Even though sometimes necessary, antibiotics may also have a negative impact on the gut since they may cause perturbations in the microbiome. Some epidemiological data are indicating that early life antibiotic use can increase the risk of immune-mediated diseases like asthma, atopy, and even type 1 diabetes. This is likely to happen as the antibiotics are known to cause temporary alterations in the microbiota, which can negatively impact the immune system and onset of allergies. Many researchers have presented the association of lifestyle and gut microbiology in the frame of the hygiene hypothesis, which we introduced in a previous blog post. The importance of the relationship between the dietary microbiota and health is also supported by the hypothesis.2

…but changes can be done later, too

There is a wide documentation of differences in gut microbiota composition in individuals with vegan and vegetarian diets compared to those with omnivorous diet. While only a marginal difference in gut microbiota between vegans and vegetarians exists, omnivores are known to have significant differences in their microbiota composition.3

What are the components causing the difference? Studies suggest that there are three basic bacterial enterotypes; genus Prevotella, genus Bacteroides and genus Ruminococcus. Prevotella is associated with anti-inflammatory functions and protection, and it appears to be significantly more frequent in those following a plant-based diet. Prevotella has also been exclusively present in African children who consume a diet low in fat and animal protein as well as rich in starch, fiber, and plant protein. Interestingly, those children living on a Western diet with high consumption of animal protein, sugar, starch, and fat, but low consumption of fiber, have less abundance of these bacteria.3

Long-term dietary patterns do have a considerable influence on gut microbiota composition. Research findings suggest that a vegan diet together with lower body weight potentially increase microbial diversity and consequently protect against inflammation.3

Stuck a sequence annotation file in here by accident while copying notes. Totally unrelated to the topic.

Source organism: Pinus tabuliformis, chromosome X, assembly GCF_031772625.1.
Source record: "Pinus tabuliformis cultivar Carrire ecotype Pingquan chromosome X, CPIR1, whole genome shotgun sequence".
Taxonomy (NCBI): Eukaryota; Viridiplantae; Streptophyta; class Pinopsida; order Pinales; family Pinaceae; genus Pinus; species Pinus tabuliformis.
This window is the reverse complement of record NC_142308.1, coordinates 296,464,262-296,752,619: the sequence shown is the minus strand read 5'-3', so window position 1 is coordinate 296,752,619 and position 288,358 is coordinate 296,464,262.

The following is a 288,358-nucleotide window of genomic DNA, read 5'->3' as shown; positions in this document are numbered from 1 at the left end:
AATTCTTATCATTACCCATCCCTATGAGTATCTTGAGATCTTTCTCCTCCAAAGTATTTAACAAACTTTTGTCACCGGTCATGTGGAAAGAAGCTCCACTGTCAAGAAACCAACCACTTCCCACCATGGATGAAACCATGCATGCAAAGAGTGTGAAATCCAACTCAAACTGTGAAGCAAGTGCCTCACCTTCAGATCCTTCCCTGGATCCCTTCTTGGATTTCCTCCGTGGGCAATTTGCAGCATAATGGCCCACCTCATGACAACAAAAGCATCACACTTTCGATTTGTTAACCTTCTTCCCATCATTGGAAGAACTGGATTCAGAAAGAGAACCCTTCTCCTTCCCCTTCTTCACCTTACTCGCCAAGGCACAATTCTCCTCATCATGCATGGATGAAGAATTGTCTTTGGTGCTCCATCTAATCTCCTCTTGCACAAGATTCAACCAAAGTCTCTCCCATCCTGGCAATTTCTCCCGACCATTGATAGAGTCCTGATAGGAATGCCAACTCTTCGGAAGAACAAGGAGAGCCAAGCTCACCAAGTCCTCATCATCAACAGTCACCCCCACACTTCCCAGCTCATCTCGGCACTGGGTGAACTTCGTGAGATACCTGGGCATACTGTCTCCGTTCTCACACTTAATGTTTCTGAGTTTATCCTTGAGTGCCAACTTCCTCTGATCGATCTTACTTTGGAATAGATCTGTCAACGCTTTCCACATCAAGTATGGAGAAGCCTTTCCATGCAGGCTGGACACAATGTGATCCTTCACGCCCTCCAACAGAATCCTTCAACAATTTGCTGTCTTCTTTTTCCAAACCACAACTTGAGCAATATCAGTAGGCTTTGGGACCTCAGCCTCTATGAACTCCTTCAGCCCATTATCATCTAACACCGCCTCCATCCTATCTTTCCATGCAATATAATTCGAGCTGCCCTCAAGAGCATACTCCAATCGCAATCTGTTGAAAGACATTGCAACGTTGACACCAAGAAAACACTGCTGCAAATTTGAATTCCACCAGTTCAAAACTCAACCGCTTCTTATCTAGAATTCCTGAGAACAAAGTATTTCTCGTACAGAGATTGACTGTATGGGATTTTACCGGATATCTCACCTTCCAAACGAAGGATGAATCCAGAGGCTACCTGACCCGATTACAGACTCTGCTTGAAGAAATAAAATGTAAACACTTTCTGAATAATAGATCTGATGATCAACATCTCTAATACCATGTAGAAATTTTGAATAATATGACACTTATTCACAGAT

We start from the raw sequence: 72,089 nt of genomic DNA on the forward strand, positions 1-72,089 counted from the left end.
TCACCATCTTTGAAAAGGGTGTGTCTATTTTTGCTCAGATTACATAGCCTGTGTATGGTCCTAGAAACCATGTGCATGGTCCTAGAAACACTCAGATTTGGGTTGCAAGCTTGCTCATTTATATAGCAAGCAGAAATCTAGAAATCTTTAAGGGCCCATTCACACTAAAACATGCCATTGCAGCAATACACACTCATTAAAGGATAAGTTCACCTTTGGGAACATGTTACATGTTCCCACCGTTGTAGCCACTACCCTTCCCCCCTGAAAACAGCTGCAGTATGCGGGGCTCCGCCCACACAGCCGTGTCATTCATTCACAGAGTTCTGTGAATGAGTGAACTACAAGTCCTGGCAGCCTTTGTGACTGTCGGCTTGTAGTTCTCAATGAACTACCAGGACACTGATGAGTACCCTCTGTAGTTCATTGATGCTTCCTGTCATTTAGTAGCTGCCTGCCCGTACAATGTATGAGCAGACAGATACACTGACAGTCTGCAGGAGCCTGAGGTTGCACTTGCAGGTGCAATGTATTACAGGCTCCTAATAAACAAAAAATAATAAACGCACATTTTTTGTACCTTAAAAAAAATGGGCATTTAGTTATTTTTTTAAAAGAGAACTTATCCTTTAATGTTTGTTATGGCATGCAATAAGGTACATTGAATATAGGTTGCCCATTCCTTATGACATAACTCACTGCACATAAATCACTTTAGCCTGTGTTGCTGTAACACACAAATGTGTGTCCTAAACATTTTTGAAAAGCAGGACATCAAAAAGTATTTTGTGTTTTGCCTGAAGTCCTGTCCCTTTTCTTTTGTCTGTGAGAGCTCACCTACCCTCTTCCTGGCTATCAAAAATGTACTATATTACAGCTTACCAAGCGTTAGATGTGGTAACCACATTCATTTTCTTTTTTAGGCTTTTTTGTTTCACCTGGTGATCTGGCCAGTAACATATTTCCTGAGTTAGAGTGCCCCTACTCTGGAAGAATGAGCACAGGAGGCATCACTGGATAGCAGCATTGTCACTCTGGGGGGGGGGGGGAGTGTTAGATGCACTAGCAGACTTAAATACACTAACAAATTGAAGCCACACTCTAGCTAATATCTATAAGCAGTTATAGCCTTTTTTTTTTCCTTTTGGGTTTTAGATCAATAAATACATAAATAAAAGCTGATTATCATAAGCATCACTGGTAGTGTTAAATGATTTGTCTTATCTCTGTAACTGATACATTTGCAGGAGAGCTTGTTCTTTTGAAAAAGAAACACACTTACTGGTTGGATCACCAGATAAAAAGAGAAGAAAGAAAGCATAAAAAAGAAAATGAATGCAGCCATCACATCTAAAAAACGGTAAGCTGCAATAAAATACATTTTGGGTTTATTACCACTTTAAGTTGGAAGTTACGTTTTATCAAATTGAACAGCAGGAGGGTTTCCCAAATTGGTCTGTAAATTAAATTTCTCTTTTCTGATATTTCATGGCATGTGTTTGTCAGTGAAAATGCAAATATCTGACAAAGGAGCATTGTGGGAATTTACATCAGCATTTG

Picture 3. Food microbiome is a remarkable part of the exposome, particularly because it affects the composition of gut microbiota. (Picture source: Microbiome & Health (

A deeper look at the gut’s inside gives us a hint of the diets’ impact on our health. Consumption of fruits, vegetables, and legumes seems to help the creation of microbial metabolites, such as short-fatty acids, propionate, and butyrate. One does not need to be on a fully plant-based diet to increase their short-fatty acid levels, which are associated with an improved immune system. A Mediterranean diet might be enough for this, since it is rich in fruit, legumes, and vegetables. Intake of these, however, is important for the gut to produce vitamins such as K, B9, and B2. Due to a greater intake of plants, vegans show a greater enrichment of B9-vitamin (folate) biosynthesis in comparison with non-vegans. Also, a microbial metabolite called Trimethylamine N-Oxide is believed to be linked with cardiovascular and neurological diseases and is mostly found in animal-origin products (pork, beef, eggs). Research shows that increased vegetable consumption lowers the levels of this metabolite.3